The loss of CRP acres was evident during the survey, Szymanski said, as large stretches of land conversion to cropland were obvious. “The loss of grass will hurt production of ducks and other grassland nesting birds,” he added. “However, the recent overly wet conditions are helping bridge the gap a little bit for ducks.”
Szymanski said having a lot of pairs present in May is a good thing. However, the July brood survey will provide a better idea of duck production and insight into expectations for this fall.

Tuesday, July 29, 2014

Rolling Plains Adventures - New Ranch Addition



 
Taking you on a short tour of a new addition to Rolling Plains Adventures.  This new land adds so much habitat to hunt on for deer, pheasants, coyotes, and waterfowl.  This is some of the most scenic grounds to hunt on.

Wednesday, July 23, 2014

North Dakota Spring Pheasant Count Tops Last Year

   

Tuesday, July 1, 2014
North Dakota’s spring pheasant population index is up slightly from last year, according to the State Game and Fish Department’s 2014 spring crowing count survey.
Stan Kohn, upland game management supervisor, said the number of roosters heard crowing this spring was up about 6 percent statewide from 2013, with increases ranging from about 2 to 9 percent depending on the region.
While the spring number is a positive indicator, Kohn said it does not predict what North Dakota’s fall population will look like. Brood surveys, which begin in mid-July and are completed by September, provide a much better estimate of summer pheasant production and what hunters might expect for a fall pheasant population.
Last year, the fall population was down from 2012 because of rather poor production, but Kohn said low winter pheasant mortality, particularly in the southern one-third of the state, helped boost this year’s spring count.
Another positive is that abundant moisture has provided for good habitat conditions heading into the prime nesting period. However, Kohn noted that since 2008, North Dakota has lost more than 2 million acres of Conservation Reserve Program grasslands, much of it in the pheasant range. That means total nesting habitat in the state is significantly reduced from where it was when the spring crowing count index peaked in 2008.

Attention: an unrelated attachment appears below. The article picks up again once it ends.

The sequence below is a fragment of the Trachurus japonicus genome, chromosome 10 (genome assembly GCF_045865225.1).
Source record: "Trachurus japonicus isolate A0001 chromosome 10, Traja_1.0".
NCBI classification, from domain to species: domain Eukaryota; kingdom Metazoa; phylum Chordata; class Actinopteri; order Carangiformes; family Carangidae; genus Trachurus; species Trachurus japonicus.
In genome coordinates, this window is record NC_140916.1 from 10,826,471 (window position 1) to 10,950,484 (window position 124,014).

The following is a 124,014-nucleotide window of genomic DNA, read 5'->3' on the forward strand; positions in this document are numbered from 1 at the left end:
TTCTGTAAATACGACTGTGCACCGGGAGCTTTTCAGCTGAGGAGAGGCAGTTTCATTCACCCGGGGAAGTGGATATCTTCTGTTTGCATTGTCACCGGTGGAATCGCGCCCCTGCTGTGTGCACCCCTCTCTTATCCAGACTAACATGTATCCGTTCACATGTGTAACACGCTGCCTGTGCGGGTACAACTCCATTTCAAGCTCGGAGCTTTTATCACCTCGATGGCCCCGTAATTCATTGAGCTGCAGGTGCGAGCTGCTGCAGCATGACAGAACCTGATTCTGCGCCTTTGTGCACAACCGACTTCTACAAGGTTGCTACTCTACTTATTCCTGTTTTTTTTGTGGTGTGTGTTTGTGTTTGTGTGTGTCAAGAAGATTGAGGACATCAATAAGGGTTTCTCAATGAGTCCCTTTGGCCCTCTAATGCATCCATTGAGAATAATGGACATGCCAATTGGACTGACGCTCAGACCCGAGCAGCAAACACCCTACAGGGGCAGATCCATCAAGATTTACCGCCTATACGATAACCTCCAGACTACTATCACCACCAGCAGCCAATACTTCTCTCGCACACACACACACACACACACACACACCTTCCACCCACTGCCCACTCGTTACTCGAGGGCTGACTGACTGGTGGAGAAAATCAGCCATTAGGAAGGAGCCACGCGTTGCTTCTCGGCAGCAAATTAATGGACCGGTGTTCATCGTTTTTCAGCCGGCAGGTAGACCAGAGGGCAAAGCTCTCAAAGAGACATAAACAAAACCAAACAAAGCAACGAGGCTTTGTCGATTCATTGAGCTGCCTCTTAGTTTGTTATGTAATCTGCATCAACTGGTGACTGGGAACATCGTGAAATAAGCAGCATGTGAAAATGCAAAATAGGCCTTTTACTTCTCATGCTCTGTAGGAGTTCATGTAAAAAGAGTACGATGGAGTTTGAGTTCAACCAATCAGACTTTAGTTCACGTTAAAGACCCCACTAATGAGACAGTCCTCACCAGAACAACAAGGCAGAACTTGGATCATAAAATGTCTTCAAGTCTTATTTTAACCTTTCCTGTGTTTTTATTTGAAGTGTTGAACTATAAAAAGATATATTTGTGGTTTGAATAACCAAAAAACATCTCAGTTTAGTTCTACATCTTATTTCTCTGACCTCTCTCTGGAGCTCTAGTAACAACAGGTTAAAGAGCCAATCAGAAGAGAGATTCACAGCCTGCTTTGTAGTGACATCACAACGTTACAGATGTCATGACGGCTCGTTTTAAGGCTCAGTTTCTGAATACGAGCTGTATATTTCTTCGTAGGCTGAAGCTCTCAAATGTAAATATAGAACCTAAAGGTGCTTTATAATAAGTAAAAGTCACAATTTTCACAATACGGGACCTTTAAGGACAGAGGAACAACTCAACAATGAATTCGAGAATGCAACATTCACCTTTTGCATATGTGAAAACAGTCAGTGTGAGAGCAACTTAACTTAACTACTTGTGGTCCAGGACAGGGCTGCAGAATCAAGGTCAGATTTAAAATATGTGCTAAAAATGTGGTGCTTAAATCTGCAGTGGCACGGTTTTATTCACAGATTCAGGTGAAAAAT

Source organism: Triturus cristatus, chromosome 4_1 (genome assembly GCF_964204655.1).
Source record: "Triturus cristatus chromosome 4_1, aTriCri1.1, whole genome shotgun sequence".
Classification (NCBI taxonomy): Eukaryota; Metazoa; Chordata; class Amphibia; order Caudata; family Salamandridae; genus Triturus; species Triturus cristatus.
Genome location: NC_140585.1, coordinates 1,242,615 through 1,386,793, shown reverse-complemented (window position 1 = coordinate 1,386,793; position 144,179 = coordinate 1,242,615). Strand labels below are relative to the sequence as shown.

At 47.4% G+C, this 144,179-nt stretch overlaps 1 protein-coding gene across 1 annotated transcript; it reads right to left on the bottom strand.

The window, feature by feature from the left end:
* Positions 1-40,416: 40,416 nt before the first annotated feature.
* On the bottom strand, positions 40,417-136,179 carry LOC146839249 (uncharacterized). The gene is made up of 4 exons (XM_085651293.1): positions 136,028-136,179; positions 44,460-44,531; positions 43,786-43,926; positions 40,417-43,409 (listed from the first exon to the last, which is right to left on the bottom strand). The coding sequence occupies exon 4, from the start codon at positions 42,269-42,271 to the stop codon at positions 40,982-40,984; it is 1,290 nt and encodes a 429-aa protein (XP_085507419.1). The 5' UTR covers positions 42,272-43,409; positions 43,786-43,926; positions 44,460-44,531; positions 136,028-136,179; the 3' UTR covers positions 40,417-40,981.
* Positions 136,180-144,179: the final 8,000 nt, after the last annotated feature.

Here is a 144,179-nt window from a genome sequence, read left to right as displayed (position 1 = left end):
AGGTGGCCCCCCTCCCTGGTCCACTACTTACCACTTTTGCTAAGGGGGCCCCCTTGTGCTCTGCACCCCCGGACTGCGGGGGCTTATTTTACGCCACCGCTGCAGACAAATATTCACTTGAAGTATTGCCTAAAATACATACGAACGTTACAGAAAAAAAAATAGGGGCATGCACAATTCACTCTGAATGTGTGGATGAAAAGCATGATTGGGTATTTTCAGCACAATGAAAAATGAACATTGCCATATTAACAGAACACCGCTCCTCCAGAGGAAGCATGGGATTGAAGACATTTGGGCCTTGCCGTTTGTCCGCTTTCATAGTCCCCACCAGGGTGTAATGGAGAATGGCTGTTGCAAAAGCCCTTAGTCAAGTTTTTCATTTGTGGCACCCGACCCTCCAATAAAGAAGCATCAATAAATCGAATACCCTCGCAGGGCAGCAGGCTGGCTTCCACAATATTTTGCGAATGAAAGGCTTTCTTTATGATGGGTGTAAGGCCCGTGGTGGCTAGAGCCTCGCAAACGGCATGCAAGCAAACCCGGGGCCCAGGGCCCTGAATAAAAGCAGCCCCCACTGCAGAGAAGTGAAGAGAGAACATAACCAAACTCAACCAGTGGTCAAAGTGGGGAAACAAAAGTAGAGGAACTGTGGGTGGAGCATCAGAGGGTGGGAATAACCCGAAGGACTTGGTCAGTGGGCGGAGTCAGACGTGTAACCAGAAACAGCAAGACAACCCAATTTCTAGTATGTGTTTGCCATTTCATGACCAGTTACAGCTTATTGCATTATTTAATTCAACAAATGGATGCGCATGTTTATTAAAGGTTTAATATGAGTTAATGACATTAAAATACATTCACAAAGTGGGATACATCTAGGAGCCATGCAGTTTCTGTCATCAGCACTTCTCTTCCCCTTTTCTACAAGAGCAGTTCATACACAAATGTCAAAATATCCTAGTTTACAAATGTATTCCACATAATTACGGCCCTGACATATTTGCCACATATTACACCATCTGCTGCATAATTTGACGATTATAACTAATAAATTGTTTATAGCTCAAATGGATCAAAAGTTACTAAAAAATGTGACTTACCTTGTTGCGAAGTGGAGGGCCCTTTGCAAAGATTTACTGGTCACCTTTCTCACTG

The 2014 index is down about one-third from that peak. “Loss of CRP acres continue to reduce the amount of nesting and brood-rearing habitat on the landscape,” Kohn emphasized. “This and other grassland conversion is going to negatively affect our pheasant population in the future.”
Pheasant crowing counts are conducted each spring throughout North Dakota. Observers drive specified 20-mile routes, stopping at predetermined intervals, and counting the number of pheasant roosters heard crowing over a two-minute period during the stop.
The number of pheasant crows heard is compared to previous years’ data, providing a trend summary.

Wednesday, June 18, 2014

2014 Pheasant Hunting Season Outlook

It is now mid June in North Dakota and the first groups of baby pheasants are starting to show.  We counted close to 10-12 chicks with each hen so far!  This is great news because it proves that the hens are healthy and strong from his past winter. 

Most areas throughout North Dakota received very cold winter weather and plenty of snow this past year.  At Rolling Plains Adventures, we had the cold weather, but we hardly received any snowfall.  The birds had plenty of food and cover to make it through and now are proving to be very productive.  These are all wild birds, so they can thrive in harsh conditions.  We are seeing strong numbers of hens and roosters on the roads each day....more then we have seen the past two years during nesting season. 
 
If the weather stays warm with just the right amounts of rainfall, this year could be a very strong year for pheasants at the ranch. 

Lets go fishing!